Time is limited however it is helpful for patients and clinicians to have time for questions about symptoms for a thorough understanding of the problem and accurate diagnosis. It has been written or said that up to 80% of a medical diagnosis in our current system is based simply on the lab tests. Ask yourself, do you want to be seen as a test tube or as a whole person?
I prefer to be seen as a whole person. My name is Jennifer Depew, R.D., a Registered Dietitian. My work experience was primarily helping prenatal clients and caregivers of young children but I have also worked with home care and residential facility clients of all ages and varied diagnoses. Thanks for visiting.
Effective health care involves daily choices - healthy habits.
Something as simple as our food choices, such as eating a handful of raw, unsalted shelled pumpkin seeds regularly, may help prevent or manage life threatening conditions such as the prenatal complication called pre-eclampsia.
I learned about the exceptional nutritional value of pumpkin seeds for providing zinc in a college nutrition class. It was an upper level class for dietitians and the assignment was either simple or complex depending on your lifestyle or your approach to homework. The challenge - record your diet for a week and calculate the nutrient content to see how well you were meeting your own nutritional needs.
It is particularly useful information for people following a vegetarian or vegan diet because meats are a good source of zinc but very few vegetarian foods are rich in zinc. For several years during college I did eat a vegetarian diet and had read what I could find about making myself well-balanced meals so I remembered the information and shared it with others as a nutrition counselor. Pumpkin seeds and education about the DASH diet helpped prenatal clients with risk of hypetension or preeclampsia avoid having problems recur. It made me curious what was the benefit? The DASH diet is rich in magnesium from the additional focus on nuts, beans and seeds which are all good sources of magnesium. How else might pumpkin seeds be benefiting prenatal clients?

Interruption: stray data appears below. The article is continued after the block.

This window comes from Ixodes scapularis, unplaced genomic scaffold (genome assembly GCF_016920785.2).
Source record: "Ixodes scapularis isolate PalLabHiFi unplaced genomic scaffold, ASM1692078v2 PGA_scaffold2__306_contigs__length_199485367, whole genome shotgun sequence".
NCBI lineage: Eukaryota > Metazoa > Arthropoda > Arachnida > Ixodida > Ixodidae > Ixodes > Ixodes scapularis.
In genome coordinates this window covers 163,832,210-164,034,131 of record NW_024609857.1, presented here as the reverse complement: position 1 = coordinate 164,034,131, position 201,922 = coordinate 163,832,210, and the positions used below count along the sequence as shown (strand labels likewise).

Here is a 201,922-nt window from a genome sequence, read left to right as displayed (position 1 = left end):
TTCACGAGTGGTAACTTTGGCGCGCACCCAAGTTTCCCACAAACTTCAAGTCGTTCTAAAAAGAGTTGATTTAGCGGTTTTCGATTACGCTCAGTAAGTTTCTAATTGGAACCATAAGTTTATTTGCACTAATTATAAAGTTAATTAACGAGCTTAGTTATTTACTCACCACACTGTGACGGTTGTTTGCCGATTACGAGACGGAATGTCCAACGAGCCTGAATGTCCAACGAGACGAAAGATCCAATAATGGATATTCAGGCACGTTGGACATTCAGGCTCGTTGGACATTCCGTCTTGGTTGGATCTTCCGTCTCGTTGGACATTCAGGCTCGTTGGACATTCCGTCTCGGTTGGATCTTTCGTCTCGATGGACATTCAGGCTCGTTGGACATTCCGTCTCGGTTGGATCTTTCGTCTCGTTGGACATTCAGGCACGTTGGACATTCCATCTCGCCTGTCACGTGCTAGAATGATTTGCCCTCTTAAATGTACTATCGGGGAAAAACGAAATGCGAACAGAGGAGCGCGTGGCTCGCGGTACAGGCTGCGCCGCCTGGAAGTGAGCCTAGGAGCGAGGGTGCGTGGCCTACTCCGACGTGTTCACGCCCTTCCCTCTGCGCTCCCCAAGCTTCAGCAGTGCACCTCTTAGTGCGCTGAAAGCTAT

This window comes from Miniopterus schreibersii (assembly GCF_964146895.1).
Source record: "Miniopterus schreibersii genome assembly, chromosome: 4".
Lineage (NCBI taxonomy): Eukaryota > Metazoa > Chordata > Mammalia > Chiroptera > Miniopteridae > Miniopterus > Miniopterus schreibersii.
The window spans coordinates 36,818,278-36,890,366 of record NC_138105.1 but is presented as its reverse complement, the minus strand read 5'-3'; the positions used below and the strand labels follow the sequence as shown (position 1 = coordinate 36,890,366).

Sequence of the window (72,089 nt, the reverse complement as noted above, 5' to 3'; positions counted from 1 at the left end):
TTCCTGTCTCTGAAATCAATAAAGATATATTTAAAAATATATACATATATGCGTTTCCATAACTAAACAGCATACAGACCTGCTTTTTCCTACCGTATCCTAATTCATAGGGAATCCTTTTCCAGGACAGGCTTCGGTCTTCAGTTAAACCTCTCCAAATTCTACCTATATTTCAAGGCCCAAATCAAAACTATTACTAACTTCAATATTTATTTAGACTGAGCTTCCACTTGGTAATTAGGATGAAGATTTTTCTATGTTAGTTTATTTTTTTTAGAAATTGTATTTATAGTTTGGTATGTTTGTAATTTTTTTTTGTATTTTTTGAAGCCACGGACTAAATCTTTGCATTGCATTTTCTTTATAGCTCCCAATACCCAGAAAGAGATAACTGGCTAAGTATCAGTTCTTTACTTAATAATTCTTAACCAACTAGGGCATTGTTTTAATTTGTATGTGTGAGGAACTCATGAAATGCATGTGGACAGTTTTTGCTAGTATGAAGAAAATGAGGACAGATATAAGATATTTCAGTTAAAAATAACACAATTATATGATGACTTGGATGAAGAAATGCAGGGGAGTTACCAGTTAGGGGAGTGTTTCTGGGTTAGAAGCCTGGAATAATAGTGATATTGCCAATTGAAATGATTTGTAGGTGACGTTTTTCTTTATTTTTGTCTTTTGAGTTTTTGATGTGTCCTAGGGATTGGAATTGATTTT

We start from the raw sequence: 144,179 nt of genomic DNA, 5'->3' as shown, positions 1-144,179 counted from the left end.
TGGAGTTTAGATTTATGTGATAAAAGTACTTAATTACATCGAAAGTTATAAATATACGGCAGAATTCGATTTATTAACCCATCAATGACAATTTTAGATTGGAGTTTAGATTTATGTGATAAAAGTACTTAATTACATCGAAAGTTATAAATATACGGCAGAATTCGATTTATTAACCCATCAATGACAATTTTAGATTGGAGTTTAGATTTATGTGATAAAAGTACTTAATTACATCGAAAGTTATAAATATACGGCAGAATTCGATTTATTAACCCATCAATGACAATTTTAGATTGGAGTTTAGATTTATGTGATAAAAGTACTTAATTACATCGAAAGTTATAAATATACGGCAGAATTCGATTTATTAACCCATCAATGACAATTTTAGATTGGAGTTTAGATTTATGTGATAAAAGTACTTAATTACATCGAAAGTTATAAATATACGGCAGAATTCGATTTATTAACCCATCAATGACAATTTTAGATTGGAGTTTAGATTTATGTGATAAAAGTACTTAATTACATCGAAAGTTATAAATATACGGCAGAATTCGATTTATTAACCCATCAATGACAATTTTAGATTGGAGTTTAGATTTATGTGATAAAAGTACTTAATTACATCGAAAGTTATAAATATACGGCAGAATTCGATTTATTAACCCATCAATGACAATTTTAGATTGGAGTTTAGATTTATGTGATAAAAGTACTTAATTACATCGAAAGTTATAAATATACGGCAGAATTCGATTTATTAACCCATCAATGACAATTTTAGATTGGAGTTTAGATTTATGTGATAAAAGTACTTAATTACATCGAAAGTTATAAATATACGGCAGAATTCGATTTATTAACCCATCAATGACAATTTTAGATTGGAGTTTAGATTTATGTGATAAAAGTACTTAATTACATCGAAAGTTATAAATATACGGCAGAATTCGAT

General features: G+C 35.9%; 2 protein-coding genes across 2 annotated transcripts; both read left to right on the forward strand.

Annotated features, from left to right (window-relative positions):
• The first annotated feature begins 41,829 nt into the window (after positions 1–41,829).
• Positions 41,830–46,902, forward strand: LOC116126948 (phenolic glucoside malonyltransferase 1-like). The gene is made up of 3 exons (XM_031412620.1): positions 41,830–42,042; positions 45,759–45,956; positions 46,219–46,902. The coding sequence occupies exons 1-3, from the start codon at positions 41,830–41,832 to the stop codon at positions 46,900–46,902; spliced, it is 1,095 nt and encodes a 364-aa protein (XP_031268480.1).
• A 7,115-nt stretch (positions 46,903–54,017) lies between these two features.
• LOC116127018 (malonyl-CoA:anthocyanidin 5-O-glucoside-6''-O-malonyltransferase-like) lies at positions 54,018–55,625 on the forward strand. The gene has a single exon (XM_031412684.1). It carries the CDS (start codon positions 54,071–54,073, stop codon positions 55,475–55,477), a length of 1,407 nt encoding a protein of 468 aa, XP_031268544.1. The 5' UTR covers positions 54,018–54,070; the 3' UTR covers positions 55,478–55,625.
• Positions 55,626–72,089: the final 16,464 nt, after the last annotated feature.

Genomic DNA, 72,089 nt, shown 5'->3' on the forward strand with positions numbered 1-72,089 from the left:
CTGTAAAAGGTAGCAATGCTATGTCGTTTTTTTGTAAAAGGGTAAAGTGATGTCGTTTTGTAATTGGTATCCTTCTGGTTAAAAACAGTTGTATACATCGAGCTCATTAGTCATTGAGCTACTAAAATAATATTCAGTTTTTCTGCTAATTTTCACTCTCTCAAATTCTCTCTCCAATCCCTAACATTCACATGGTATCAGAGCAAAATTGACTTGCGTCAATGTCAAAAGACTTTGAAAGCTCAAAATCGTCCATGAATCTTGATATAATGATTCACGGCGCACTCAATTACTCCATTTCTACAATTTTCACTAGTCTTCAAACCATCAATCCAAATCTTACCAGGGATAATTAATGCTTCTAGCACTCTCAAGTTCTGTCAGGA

Magnesium is a mineral found in many foods but it can also be easily become deficient due to increased urinary losses due to alcohol or other dietary choices. It is important in protecting against damage caused by oxidative stress. More information is available in section G3. Relaxation & Stress.. Relaxation methods like meditaiton or simply ten deep breaths can help reduce stress levels and restore needed oxygen. When stresssed we tend to hold our breath, to stop breathing for a moment, when under extreme stress. Tips for Reducing Stress (forbes.com)